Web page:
Background information. Intestinal absorption of alimentary lipids is a complex process ensured by enterocytes and leading to TRL [TAG (triacylglycerol)-rich lipoprotein] assembly and secretion. The accumulation of circulating intestine-derived TRL is associated with atherosclerosis, stressing the importance of the control of postprandial hypertriglyceridaemia. During the postprandial period, TAGs are also transiently stored as CLDs (cytosolic lipid droplets) in enterocytes. As a first step for determining whether CLDs could play a role in the control of enterocyte TRL secretion, we analysed the protein endowment of CLDs isolated by sucrose-gradient centrifugation from differentiated Caco-2/TC7 enterocytes, the only human model able to secrete TRL in culture and to store transiently TAGs as CLDs when supplied with lipids. Cells were analysed after a 24 h incubation with lipid micelles and thus in a state of CLD-associated TAG mobilization. Results. Among the 105 proteins identified in the CLD fraction by LC-MS/MS (liquid chromatography coupled with tandem MS), 27 were directly involved in lipid metabolism pathways potentially relevant to enterocyte-specific functions. The transient feature of CLDs was consistent with the presence of proteins necessary for fatty acid activation (acyl-CoA synthetases) and for TAG hydrolysis. In differentiated Caco-2/TC7 enterocytes, we identified for the first time LPCAT2 (lysophosphatidylcholine acyltransferase 2), involved in PC (phosphatidylcholine) synthesis, and 3BHS1 (3-β-hydroxysteroid dehydrogenase 1), involved in steroid metabolism, and confirmed their partial CLD localization by immunofluorescence. In enterocytes, LPCAT2 may provide an economical source of PC, necessary for membrane synthesis and lipoprotein assembly, from the lysoPC present in the intestinal lumen. We also identified proteins involved in lipoprotein metabolism, such as ApoA-IV (apolipoprotein A-IV), which is specifically expressed by enterocytes and has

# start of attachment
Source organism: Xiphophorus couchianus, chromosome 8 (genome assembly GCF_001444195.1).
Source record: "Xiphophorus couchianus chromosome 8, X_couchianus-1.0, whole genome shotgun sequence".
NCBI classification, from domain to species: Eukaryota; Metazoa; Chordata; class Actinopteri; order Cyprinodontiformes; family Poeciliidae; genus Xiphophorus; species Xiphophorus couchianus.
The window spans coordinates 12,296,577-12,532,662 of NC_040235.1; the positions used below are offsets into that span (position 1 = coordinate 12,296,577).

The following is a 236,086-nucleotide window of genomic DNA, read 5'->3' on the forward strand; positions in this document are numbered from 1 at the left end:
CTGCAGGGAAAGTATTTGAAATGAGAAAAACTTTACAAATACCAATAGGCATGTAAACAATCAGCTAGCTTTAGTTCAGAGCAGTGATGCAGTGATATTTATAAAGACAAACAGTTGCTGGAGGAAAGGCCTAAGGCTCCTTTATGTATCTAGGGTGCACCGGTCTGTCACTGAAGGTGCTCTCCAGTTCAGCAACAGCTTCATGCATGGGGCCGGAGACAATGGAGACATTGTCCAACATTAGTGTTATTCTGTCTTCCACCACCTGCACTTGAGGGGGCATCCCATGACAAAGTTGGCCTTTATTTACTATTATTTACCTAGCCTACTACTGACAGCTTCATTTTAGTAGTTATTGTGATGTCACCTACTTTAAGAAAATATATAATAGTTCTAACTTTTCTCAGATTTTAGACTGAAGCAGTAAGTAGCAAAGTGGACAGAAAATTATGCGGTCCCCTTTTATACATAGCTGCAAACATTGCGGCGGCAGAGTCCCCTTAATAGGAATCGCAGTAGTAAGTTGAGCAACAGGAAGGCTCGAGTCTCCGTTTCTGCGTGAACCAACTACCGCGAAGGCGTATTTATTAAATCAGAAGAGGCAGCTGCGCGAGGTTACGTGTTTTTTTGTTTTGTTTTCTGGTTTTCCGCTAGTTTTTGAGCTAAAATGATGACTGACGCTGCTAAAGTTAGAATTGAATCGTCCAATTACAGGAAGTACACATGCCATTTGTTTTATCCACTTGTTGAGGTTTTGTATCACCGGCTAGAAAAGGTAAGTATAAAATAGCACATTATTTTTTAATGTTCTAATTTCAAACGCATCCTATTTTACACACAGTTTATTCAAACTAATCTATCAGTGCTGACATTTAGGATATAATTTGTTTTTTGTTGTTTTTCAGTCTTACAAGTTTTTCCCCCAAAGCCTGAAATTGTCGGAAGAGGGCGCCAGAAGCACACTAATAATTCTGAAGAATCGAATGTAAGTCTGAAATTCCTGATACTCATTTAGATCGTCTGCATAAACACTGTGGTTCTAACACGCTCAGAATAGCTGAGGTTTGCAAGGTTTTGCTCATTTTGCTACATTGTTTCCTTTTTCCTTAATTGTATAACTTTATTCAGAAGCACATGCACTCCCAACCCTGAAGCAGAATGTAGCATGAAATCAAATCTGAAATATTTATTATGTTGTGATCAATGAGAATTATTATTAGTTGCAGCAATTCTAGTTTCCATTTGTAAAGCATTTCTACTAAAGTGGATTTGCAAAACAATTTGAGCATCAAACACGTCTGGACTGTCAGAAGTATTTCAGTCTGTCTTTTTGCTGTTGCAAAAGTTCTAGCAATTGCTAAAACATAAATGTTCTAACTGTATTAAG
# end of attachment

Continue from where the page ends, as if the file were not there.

2. The Plasmid Complement of the Cheese Isolate Lactococcus garvieae IPLA 31405 Revealed Adaptation to the Dairy Environment.

    PubMed

    Flórez, Ana Belén; Mayo, Baltasar

    2015-01-01

    Lactococcus garvieae is a lactic acid bacterium found in raw-milk dairy products as well as a range of aquatic and terrestrial environments. The plasmids in L. garvieae have received little attention compared to those of dairy Lactococcus lactis, in which the genes carried by these extrachromosomal elements are considered of adaptive value. The present work reports the sequencing and analysis of the plasmid complement of L. garvieae IPLA 31405, a strain isolated from a traditional, Spanish, starter-free cheese made from raw-milk. It consists of pLG9 and pLG42, of 9,124 and 42,240 nucleotides, respectively. Based on sequence and structural homology in the putative origin of replication (ori) region, pLG9 and pLG42 are predicted to replicate via a theta mechanism. Real-time, quantitative PCR showed the number of copies per chromosome equivalent of pLG9 and pLG42 to be around two and five, respectively. Sequence analysis identified eight complete open reading frames (orfs) in pLG9 and 36 in pLG42; these were organized into functional modules or cassettes containing different numbers of genes. These modules were flanked by complete or interrupted insertion sequence (IS)-like elements. Among the modules of pLG42 was a gene cluster encoding specific components of a phosphoenolpyruvate-phosphotransferase (PEP-PTS) system, including a phospho-β-galacosidase. The cluster showed a complete nucleotide identity respect to that in plasmids of L. lactis. Loss of pLG42 showed this to be involved in lactose assimilation. In the same plasmid, an operon encoding a type I restriction/modification (R/M) system was also identified. The specificity of this R/M system might be broadened by different R/M specificity subunits detected in pLG9 and in the bacterial chromosome. However, challenges of L. garvieae IPLA 31405 against L. lactis phages proved that the R/M system was not involved in phage resistance. Together, these results support the hypothesis that, as in L. lactis, pLG42

  3. Pulsed-field gel electrophoresis analysis of Bordetella pertussis isolates circulating in Europe from 1998 to 2009.

    PubMed

    Advani, Abdolreza; Hallander, Hans O; Dalby, Tine; Krogfelt, Karen Angeliki; Guiso, Nicole; Njamkepo, Elisabeth; von Könnig, Carl Heinz Wirsing; Riffelmann, Marion; Mooi, Frits R; Sandven, Per; Lutynska, Anna; Fry, Norman K; Mertsola, Jussi; He, Qiushui

    2013-02-01